Overall, Zach Rothstein, executive director of the industry advocacy group AdvaMedDx, said that the role of patients is set to become even more central to diagnostic device development and utilization in the years to come, particularly for the in-home and point-of-care spaces. The future will likely also include more patient involvement in designing and participating in clinical trials and contributing to real-world data.

"Patients are becoming integral to shaping more effective, personalized diagnostic solutions," Rothstein said.

Patient-initiated lab testing

While the expanded role of the patient in at-home, point-of-care, and self-collected samples is a welcome, even encouraged outcome of the pandemic, direct-to-consumer or patient-initiated lab testing seems to be viewed more skeptically.

Patients are increasingly able to order their own lab tests and can locate local testing sites using websites like Lab Finder and Any Lab Test Now. Quest Diagnostics, meanwhile, now offers a menu of more than 75 assays directly to consumers.

Laboratorians were generally positive about routine DTC testing last year in a Clinical Chemistry Q&A. In a related American Association for Clinical Chemistry (now called the Association for Diagnostics & Laboratory Medicine) podcast, author Michelle Stoffel noted that "consumers today really want to have autonomy over their healthcare processes."

This push for autonomy is related to a desire to know more about lab testing and health, and a desire to "have shared decision-making with their medical providers," Stoffel said, and DTC testing satisfies these patient desires, as well as patients' interest in having more control over how and when they experience lab testing.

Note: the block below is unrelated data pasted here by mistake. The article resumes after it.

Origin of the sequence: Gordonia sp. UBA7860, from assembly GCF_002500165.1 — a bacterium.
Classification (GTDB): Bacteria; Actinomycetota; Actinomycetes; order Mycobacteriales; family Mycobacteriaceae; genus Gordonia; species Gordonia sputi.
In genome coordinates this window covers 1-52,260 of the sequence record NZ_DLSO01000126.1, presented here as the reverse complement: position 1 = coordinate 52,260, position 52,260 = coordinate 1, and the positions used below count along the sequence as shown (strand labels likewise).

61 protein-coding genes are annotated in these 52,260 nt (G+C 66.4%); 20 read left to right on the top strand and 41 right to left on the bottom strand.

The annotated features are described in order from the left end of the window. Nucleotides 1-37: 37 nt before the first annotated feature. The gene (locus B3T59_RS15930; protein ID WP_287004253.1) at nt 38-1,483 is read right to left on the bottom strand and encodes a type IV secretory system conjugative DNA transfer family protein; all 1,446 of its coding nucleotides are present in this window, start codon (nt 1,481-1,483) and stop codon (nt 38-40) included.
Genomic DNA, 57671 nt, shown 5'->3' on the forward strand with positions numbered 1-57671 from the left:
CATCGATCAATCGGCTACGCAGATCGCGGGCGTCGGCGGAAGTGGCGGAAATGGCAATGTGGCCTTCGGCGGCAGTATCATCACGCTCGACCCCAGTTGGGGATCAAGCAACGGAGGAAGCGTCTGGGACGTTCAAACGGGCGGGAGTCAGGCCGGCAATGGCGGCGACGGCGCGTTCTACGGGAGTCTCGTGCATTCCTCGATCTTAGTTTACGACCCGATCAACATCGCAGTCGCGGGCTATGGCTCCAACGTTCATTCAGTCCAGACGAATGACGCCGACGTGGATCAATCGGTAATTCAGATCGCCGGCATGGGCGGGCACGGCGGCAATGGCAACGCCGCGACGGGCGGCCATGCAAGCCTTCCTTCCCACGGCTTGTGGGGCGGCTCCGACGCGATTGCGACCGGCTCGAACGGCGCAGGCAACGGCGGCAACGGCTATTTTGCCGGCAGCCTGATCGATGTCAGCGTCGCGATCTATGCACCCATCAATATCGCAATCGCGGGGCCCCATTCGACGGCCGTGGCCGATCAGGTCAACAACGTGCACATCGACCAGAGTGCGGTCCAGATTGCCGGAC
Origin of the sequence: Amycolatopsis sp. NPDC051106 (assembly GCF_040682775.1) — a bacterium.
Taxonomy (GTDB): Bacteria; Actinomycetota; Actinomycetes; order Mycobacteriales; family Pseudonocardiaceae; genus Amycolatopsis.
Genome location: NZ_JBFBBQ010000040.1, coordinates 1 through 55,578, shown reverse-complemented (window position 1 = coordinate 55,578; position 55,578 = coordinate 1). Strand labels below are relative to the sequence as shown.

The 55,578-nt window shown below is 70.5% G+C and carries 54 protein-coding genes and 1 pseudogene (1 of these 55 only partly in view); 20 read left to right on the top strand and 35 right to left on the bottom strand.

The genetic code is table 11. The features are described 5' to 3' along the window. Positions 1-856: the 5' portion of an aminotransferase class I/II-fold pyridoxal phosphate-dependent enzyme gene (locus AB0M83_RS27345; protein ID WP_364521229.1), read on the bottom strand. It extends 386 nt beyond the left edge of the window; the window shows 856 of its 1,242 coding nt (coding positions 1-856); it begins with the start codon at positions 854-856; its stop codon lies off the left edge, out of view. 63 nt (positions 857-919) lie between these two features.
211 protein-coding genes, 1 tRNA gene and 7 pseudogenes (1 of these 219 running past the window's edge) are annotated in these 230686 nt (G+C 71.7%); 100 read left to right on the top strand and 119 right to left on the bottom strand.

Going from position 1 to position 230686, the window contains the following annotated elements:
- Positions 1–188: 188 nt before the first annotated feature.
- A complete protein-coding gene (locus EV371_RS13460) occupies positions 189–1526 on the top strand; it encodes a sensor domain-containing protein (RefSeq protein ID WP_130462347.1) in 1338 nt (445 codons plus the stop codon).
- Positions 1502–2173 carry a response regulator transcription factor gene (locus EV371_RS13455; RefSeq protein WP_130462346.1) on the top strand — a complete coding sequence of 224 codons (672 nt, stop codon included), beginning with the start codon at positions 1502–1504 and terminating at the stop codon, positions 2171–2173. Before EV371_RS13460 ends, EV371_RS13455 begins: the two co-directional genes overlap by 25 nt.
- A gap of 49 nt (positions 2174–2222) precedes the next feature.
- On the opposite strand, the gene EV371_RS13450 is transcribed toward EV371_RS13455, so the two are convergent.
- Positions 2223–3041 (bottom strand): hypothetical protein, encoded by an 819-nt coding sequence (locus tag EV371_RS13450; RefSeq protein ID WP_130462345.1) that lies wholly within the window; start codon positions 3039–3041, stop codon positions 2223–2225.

Yuri Fesko, VP of Medical Affairs at Quest, said in an interview that the pandemic "greatly accelerated consumer-centric healthcare" as patients became used to virtual doctor visits and scrolling on smartphones for health services.

At Quest, patient-initiated testing for infectious diseases requires an order by an authorized healthcare professional who, along with the patient, receives the results, Fesko said. The patient can also opt to consult this physician in addition to their own personal physician. Quest is currently seeing an uptick of patient-initiated comprehensive health panels, he said, which patients say is due in part to delays in scheduling appointments with their own providers.

"Quest has invested in its consumer-initiated test service … largely because we recognized that the dynamics introduced by the pandemic are not going to end," Fesko said.

But not everyone is convinced it's a good idea for patients to order their own lab tests. Some clinical laboratorians and infectious disease doctors voiced concerns that desperate patients can be easily misled. These experts cited the case of patient advocacy for chronic Lyme disease, which soured some in the clinical space on the public's involvement in diagnostics.

Robin Colgrove, an infectious disease physician and professor of medicine at Harvard Medical School, said he has a few patients each week arrive with reams of self-initiated tick-borne infection test results they want interpreted.

Colgrove, who is also chair of the diagnostics committee at the Infectious Disease Society of America, said patients so desperately want to find something that is treatable that they likely misattribute vague symptoms like prolonged fatigue and difficulty concentrating to a prior tick-borne infection. "I'm sympathetic because these people don't feel good; they have honest-to-God, real symptoms," Colgrove said, but their conclusion that what they have is chronic active Lyme disease is not supported by medical data.